As soon as I can, I’m going to become a whole different person, because whenever I talk to myself, I’m uncertain about who’s listening to whom. Naturally, it takes some time to get to know yourself, especially if you’re not interested. I think I’ll wait here until something beautiful happens. Pride goes before a fall, even if it doesn’t burn many calories. Each year, I stand in the shower for three-thousand, six hundred, and fifty minutes. The water smooths its cool hologram over me as I wonder, Am I a security threat because I have no heart? Both sides claim that the other side suffered heavy casualties. Of course, that doesn’t explain why there are so many sharp-dressed dead people walking around town. Is this a motel or a hotel? There are so many guests here, but no one seems to know if it’s OK to hunt them for food, or for sport.
Brad Rose was born and raised in Los Angeles, and lives in Boston. He is the author three collections of poetry and flash fiction, Pink X-Ray (Big Table Publishing, 2015), de/tonations, (Nixes Mate Press, 2020), and Momentary Turbulence (Cernvena Barva Press, 2020). WordinEdgeWise from Cerven Barva Press is forthcoming in later 2021. His poems have appeared in Cultural Weekly, Bending Genres, the LA Times, and the American Journal of Poetry. A complete list of publications is available at: http://bradrosepoetry.com/2019/03/a-list-of-publications/ Brad’s website is: www.bradrosepoetry.com Selected readings can be heard at http://bradrosepoetry.com/audio-readings/
The gray, gauzy sky bled sunlight as I wandered around in the backyard, barefoot. We had another disagreement which became protracted, leaving me to meander to the treehouse; the previous owners furnished it for their kids. I pondered the big questions of life whenever I occupy it. I also go there when I just need to get away from us without stuffing myself into a car and driving aimlessly. I’m never an alert driver in my contemplative phase.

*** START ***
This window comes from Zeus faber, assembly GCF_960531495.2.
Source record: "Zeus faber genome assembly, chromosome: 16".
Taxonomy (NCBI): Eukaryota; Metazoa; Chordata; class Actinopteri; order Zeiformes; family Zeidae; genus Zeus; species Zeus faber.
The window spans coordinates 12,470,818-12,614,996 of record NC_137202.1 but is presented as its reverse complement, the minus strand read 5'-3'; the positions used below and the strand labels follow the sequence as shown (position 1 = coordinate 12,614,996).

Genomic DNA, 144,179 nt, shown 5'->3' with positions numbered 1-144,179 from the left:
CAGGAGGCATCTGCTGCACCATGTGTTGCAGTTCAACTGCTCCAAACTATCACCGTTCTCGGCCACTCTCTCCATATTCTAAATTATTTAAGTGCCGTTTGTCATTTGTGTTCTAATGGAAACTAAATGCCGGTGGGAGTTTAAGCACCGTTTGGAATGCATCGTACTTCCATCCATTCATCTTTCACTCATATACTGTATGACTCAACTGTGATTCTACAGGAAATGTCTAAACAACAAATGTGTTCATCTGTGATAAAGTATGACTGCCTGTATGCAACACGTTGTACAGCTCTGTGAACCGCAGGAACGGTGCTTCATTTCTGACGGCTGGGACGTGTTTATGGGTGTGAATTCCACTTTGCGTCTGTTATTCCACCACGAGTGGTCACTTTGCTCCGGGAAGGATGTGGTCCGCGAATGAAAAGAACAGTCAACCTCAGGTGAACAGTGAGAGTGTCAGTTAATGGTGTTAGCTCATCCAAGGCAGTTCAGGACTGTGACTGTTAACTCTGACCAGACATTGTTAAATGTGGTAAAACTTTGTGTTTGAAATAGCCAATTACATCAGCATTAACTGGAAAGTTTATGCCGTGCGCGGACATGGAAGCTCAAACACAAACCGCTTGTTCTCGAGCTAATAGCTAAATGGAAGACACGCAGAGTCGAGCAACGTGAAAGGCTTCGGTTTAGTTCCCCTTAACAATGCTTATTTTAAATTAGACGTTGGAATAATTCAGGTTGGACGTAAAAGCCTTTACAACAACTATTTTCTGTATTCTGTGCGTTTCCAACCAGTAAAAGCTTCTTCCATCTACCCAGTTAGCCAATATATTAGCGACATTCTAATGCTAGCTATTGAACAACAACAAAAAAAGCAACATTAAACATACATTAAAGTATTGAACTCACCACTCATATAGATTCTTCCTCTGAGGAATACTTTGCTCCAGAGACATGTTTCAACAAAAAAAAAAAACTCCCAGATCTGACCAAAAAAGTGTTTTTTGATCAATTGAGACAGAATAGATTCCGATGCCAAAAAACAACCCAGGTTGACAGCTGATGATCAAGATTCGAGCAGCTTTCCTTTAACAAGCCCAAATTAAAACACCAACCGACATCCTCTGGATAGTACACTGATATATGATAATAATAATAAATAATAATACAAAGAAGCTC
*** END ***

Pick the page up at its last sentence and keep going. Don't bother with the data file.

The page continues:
I felt the weight of her eyes upon me like a finger resting tapping my shoulder seeking to turn me around. It was a battle of wills as I struggled to resist the gravity of her silent demand. I walked further away, closer to the treehouse to weaken her gravitic tendrils. I tried to think of something pleasant, but could only think about us. I entered the treehouse, finally.
Since the passing of her father, arguments have become a new routine. Mostly benign in origin and resolution, but last night was considerably vitriolic. I checked my mental diary I call Why Am I with Her to take inventory for why we should remain together. I didn’t know which chapter to review first. I paused. Thought. She is palatable to me like I am to her, I supposed. Our love was sepulchral, stable. I couldn’t see myself beyond her, and for ten years our bond made me secure. I would reestablish my orbit around her, I worried.
For the time being, I stayed in the treehouse staring through a small window at the cardinals repairing their nest, finding myself suddenly envious.
Mario Kersey possesses a nigh pathological taste for cabbage. When not consuming his leafy obsession he manages to get work published in Iodine, Mixed Mag, CP Quarterly, Dead Skunk Mag.